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Understanding Ourselves and Others: What We Lose With Book Bans

School districts and libraries across the country are removing books. Censorship is not new, but the current wave reflects social divisions, says Columbia professor Farah Jasmine Griffin.

A stack of banned books at the Kurt Vonnegut Museum and Library in Indianapolis.
(Christine Tannous/IndyStar)
Across the country, schools are removing books from classrooms and libraries are pulling them from the shelves. In many instances, educators are facing pressure from lawmakers threatening to cut funding if they don’t delete long lists of books, including many considered classics.

“Banning books is a threat to democracy,” says Farah Jasmine Griffin, an English professor who directs the Institute for Research in African American Studies at Columbia University. “A society where it's OK to ban a book is a society on its way to authoritarianism.”

Griffin is the author of the recent book Read Until You Understand: The Profound Wisdom of Black Life and Literature. Governing spoke with her about why Black literature is essential to understanding the nation and what’s behind the current wave of book bans. Edited excerpts follow:

Governing: Over the weekend, I overheard a man in a bookstore saying, “There’s a district in Texas that’s banning pretty much every book I’ve ever taught.” Censorship is not new, but what do you think’s driving so much activity at this moment?

Griffin: I think it's because of the moment that we're in. We're in one of the most divisive moments in our history. So much of the banning of these books has very little to do with the books themselves and everything to do with the exact same fault lines that are dividing us as a nation — issues of race and sexuality and ethnicity and gender identity.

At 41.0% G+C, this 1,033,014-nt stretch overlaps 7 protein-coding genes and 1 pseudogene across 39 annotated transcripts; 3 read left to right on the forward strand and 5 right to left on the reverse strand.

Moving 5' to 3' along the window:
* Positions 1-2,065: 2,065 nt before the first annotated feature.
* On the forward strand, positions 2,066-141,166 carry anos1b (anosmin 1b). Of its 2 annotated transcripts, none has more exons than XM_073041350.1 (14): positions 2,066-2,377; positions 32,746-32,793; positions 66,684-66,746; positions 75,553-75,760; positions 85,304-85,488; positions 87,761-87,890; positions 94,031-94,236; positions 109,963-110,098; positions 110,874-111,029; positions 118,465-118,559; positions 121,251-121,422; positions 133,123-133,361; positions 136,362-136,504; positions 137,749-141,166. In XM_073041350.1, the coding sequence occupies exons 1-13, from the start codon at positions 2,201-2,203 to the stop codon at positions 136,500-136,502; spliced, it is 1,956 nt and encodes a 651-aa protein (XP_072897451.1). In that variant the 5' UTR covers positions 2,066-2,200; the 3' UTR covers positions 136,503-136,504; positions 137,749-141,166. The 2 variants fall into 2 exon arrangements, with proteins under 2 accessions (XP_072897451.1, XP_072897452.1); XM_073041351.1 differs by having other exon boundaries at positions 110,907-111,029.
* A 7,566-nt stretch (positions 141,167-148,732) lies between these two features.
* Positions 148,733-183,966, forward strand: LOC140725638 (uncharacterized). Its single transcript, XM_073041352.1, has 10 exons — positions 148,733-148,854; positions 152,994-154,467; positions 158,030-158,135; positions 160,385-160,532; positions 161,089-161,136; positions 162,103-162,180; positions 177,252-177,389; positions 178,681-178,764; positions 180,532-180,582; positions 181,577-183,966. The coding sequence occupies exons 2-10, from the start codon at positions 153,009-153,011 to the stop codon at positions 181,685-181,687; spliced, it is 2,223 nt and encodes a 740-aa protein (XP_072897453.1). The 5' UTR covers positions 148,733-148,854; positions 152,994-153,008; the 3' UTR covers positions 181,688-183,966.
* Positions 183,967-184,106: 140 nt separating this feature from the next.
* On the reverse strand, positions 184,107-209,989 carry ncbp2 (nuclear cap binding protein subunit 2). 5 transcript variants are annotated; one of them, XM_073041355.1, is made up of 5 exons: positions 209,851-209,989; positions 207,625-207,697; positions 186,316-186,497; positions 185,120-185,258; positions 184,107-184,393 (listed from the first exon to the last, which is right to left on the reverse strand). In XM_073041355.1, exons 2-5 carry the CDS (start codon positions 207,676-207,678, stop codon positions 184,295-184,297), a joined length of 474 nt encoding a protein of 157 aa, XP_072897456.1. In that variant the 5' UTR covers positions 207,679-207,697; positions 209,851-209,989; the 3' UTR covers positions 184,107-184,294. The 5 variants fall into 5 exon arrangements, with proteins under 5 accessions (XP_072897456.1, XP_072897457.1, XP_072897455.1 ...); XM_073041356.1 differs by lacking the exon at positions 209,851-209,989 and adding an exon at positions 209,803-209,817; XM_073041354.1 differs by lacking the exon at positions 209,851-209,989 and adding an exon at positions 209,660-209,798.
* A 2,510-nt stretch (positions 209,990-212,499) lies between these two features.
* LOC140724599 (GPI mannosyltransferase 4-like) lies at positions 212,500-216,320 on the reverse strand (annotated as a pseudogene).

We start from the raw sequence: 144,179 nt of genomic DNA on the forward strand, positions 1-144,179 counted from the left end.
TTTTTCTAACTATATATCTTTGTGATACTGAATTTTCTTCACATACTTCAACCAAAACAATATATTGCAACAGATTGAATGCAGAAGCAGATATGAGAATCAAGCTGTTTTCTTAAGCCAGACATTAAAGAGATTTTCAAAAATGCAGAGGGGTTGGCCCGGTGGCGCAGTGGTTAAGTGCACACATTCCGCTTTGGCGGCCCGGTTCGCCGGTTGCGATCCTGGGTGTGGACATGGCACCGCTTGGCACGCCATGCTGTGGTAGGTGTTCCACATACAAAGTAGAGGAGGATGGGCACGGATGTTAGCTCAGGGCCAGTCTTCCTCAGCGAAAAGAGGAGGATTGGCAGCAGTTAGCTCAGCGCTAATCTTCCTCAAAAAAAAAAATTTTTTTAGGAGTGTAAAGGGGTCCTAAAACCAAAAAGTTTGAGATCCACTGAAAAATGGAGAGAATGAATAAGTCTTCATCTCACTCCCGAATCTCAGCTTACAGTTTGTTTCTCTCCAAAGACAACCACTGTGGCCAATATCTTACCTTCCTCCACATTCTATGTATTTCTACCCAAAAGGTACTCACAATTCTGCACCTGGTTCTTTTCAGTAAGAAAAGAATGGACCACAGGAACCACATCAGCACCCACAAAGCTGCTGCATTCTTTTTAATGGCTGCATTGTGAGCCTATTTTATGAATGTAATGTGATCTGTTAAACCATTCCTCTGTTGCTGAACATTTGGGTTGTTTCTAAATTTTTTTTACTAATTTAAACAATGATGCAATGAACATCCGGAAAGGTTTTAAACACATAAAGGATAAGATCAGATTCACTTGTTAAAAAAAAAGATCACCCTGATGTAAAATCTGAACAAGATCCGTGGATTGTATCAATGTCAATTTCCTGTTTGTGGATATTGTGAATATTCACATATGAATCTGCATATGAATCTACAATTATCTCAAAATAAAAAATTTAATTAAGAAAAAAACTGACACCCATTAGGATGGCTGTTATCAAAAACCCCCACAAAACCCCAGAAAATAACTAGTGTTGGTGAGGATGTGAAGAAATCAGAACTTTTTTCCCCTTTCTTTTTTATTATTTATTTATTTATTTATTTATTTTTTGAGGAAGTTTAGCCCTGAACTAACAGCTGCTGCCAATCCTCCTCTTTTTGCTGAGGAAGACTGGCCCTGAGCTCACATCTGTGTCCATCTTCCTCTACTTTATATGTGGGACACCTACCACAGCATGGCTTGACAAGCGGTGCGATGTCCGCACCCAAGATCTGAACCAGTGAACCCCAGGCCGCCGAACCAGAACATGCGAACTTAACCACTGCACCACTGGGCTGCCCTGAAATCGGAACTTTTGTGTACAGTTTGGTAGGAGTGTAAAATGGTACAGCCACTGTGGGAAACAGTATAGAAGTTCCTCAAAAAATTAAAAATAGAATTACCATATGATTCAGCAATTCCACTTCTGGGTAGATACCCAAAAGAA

I think one of the ironies of this book-banning moment is that it comes at or right after a time when people were actually reading. Think about the early days after George Floyd's murder, how much people were reading. And so I keep thinking maybe that feels threatening to some people, that so many Americans actually do want to understand and do want to read and have access to ideas and history.

Governing: Do book bans backfire? Maus, a graphic novel about the Holocaust, was pulled by one Tennessee school district and now it’s back on the bestseller lists. A comic book store owner in California has offered to send it free to students in that district.

Griffin: I'm very happy to see that Maus was doing so well, or that (Toni Morrison’s novel) Beloved was doing so well. All those purchases don’t mean that people are reading those books, however. People are just like, “I'm going to buy the book and support the book because it's being banned.” I think that we have not yet reached the point where that censorship is making those books completely unavailable, but it's a slippery slope.

In the moment, censorship can make people go out and support and buy the books, but those are people who were going to read it anyway. Those aren't potential readers from whom you are keeping it. Beginning to ban a book, you know, is a first step toward making that book unavailable, and we shouldn't be a society that tolerates banning books. You don't have to read it if you don't want to read it. But you shouldn't not be reading it because it is no longer available to you.